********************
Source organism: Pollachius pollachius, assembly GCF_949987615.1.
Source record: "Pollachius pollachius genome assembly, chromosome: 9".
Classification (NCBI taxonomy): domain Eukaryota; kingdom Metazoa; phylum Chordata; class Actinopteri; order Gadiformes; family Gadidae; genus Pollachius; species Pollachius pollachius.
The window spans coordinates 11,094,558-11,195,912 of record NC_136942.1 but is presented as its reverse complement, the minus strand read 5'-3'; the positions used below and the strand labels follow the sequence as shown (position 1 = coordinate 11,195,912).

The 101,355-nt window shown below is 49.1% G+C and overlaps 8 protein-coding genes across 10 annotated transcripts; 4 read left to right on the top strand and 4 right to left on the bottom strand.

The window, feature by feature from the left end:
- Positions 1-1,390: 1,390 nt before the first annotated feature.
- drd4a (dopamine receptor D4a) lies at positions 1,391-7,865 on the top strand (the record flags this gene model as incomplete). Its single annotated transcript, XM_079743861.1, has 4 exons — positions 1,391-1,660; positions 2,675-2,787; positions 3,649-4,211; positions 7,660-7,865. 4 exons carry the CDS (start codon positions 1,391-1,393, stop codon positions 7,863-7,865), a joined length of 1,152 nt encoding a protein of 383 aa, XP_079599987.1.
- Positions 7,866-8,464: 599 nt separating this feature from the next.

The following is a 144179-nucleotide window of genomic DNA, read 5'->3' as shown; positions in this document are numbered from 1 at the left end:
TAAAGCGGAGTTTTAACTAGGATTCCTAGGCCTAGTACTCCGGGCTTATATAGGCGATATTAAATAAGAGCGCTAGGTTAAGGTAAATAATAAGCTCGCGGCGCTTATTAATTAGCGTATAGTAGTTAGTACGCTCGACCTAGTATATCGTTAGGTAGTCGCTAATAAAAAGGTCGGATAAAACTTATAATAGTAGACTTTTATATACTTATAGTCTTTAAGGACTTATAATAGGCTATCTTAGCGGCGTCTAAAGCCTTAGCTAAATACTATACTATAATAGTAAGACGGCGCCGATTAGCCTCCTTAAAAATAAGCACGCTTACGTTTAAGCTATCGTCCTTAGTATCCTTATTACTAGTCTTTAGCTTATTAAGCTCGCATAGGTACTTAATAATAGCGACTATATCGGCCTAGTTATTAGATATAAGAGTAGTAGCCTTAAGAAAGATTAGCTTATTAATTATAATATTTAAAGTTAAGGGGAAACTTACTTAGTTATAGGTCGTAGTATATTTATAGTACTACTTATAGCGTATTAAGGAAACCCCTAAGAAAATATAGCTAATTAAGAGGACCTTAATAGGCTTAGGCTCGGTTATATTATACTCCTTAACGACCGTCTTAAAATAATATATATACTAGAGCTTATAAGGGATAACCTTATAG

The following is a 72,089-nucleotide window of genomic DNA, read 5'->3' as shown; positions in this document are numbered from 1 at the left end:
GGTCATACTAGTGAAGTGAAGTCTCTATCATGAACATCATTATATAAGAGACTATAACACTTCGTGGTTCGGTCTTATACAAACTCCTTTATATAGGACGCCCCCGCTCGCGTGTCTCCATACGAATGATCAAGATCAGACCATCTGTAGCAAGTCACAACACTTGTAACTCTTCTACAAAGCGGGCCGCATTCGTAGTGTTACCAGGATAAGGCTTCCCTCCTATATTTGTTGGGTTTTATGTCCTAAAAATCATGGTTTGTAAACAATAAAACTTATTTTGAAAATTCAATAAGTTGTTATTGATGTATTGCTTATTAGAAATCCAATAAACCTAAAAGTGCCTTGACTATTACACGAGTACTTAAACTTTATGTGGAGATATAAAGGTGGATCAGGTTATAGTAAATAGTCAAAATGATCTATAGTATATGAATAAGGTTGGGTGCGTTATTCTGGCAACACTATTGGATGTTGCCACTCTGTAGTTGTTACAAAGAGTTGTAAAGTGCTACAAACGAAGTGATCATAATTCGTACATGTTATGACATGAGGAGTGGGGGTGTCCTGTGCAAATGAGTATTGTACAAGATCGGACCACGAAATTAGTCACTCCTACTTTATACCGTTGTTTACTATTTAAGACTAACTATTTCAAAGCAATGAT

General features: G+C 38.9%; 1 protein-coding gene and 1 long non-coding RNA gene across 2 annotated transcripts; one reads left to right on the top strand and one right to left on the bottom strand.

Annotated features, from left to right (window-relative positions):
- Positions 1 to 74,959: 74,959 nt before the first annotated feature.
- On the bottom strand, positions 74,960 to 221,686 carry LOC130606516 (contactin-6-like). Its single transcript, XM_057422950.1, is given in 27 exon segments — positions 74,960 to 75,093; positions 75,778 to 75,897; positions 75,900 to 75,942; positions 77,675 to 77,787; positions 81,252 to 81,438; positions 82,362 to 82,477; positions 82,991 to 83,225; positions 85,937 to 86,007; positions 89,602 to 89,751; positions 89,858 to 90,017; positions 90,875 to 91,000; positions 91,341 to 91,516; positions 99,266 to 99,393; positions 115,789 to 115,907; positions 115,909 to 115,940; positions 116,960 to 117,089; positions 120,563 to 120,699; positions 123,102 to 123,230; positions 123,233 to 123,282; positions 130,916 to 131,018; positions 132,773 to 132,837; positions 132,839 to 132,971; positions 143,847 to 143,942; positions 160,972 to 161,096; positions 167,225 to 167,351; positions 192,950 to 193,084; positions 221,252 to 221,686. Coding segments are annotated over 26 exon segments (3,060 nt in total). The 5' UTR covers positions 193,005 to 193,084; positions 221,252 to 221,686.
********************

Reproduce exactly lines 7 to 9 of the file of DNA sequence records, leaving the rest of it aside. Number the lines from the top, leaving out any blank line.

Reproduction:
- Positions 1-1,390: 1,390 nt before the first annotated feature.
- drd4a (dopamine receptor D4a) lies at positions 1,391-7,865 on the top strand (the record flags this gene model as incomplete). Its single annotated transcript, XM_079743861.1, has 4 exons — positions 1,391-1,660; positions 2,675-2,787; positions 3,649-4,211; positions 7,660-7,865. 4 exons carry the CDS (start codon positions 1,391-1,393, stop codon positions 7,863-7,865), a joined length of 1,152 nt encoding a protein of 383 aa, XP_079599987.1.
- Positions 7,866-8,464: 599 nt separating this feature from the next.